Like the question says. Now that the UK Conservative Party voting is done and a new Prime Minister installed (or imminently so today), what were the factors that led to her being

  • one of the two finalists among Conservative MP votes, and in addition
  • an established favorite already, among the popular party vote, when it came down to her and Sunak?

Short version - why was she the winner?

Or perhaps, how did others end up ruling themselves out or becoming rejected, and not becoming the winner?

(Because in some cases, its not as much about how the winner won, but how the competition lost. I don't know if this is one of those)


1 Answer 1


Finalist among MPs

  • Right-wing MPs coalesced around Truss after the other candidates from the right-wing (Braverman, Badenoch, Mordaunt & Zahawi) were eliminated. Each of these candidates (as well as Tugendhat) later endorsed Truss, while only Jeremy Hunt endorsed Sunak. These individual candidates brought with them the majority of their MP supporters - see Wikipedia's Endorsements in the 2022 Conservative Party leadership election (UK).

  • As the requirement was only to get into the final two, Truss could ignore Sunak during this stage and establish herself as the most electable right-wing candidate. Badenoch had no Cabinet experience so was unlikely to win, while Braverman had plenty of scandals such as telling government lawyers not to advise that policies were unlawful, while Mordaunt became bogged down with questions about an apparent incongruance between the views she espoused on transgender issues during the campaign and those that she apparently held while serving as an equalities minister.

Winner among Conservative Party members

  • Boris Johnson remains very popular with Tory rank & file members, and Sunak was seen as slimy and backstabbing for having contributed to his demise by triggering the wave of Cabinet resignations. This was combined with having apparently been preparing his leadership bid for some time, the domain name 'readyforrishi.com' having been registered in December 2021 - although Sunak denied this claim.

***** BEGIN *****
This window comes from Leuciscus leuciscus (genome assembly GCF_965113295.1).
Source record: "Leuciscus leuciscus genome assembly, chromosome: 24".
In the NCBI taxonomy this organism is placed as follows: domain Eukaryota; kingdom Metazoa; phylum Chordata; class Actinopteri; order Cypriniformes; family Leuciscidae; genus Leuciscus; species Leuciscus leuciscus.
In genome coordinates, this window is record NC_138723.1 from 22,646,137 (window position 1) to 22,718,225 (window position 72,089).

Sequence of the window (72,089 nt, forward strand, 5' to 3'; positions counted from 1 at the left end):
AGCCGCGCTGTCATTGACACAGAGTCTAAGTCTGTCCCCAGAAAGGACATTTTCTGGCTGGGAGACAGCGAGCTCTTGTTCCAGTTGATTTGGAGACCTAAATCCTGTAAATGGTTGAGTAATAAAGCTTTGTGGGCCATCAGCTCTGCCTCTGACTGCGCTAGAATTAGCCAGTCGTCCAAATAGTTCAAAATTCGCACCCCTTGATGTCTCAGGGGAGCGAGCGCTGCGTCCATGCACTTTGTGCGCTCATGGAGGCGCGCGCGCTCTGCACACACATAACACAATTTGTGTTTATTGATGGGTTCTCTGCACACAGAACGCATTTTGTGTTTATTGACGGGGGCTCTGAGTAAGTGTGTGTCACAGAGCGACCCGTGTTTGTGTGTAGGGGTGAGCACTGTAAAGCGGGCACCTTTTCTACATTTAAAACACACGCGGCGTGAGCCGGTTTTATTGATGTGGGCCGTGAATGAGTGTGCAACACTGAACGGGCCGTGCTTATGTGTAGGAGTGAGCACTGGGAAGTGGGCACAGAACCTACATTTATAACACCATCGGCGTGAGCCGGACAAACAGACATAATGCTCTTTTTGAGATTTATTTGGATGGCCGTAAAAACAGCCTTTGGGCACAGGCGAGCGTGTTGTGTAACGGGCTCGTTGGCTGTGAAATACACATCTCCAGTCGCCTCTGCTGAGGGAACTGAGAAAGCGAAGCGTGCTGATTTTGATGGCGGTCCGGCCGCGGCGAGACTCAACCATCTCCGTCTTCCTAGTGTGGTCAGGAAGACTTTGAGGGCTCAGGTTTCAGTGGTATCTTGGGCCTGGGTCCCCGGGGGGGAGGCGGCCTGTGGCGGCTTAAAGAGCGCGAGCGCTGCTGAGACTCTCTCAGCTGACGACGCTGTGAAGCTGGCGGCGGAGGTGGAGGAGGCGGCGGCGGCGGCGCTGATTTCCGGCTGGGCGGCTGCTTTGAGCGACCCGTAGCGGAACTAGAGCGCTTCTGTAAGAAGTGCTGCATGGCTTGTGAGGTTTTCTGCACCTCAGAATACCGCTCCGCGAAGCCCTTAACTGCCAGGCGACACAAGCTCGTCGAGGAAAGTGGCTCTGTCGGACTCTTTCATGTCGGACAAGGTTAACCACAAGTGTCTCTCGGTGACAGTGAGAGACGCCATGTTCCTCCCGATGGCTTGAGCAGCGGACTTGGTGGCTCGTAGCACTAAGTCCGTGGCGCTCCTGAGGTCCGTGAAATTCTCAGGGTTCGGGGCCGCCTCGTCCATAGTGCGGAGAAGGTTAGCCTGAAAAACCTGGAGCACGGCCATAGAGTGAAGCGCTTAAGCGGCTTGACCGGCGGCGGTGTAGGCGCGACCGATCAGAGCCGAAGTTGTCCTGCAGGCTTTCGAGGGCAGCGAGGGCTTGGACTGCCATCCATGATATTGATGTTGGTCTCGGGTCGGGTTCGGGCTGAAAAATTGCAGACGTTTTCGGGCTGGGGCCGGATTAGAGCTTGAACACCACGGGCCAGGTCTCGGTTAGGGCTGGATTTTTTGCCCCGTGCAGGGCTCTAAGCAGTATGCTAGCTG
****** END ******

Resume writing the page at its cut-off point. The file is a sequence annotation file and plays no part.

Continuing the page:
• Truss is popular among party members for being right-wing, and although a Remain supporter in the 2016 Brexit campaign, having pivoted to espousing the benefits of Brexit through her role as International Trade Secretary and later Foreign Secretary. In this latter role she achieved significant PR through the lens of the Russian-Ukrainian war.

  • With the cost-of-living crisis looming, as well as rocketing inflation, many Tory party members are increasingly regretful about the amount of public debt that was accrued by anti-covid measures such as lockdown and the furlough scheme. As Sunak served as Chancellor during this period, Truss was able to successfully offload a lot of the blame for this onto him - despite serving in the Cabinet alongside him.

  • Truss has promised to cut income taxes, including for higher earners, in an attempt to stimulate the economy and tackle inflation. She has also promised an unspecified support package for energy costs during the winter. Sunak favours cutting taxes on businesses, but has said that he will deal with inflation before doing so. He has called Truss's economic policies "fairytales". They have, however, proved popular with Tory party members, who tend to be older & consequently often higher-earners, and who would therefore be more likely to personally benefit from Truss's plans.

  • But that first bullet, just narrates what happened. Why did it happen, how did it get there? What factors made her an emerging success, or got others ruled out when she wasn't? Why was she "most electable" in the first place? The first half, trying to be detailed, mostly just narrates the timeline that I can get from the BBC website. Not the factors that underlies it. The 2nd part "among party members" is more helpful, thank you that is much more what I hoped to.learn.
    – Stilez
    Sep 6, 2022 at 11:39
  • 1
    The latter half/part of the answer needs more polling sources for the claims it makes. Sep 6, 2022 at 12:09
  • Are Tory party members regretful of public debt caused by tax cuts? Or do they only regret public debt caused by COVID responses? Based on the last two bullet points it sounds like the plan is to solve public debt being too high, by increasing public debt. Sep 6, 2022 at 13:35
  • 3
    @user253751: Don't expect Tory party members to be especially consistent on public debt. They're much more in favour of it when they benefit from it. Sep 6, 2022 at 16:04
  • 2
    Excellent answer. I'd give a more prominent place to her recent opportunity to shine as Foreign Minister during a war situation. As well as being seen "sticking it to the EU" wrt Irish trade. Sep 6, 2022 at 17:02

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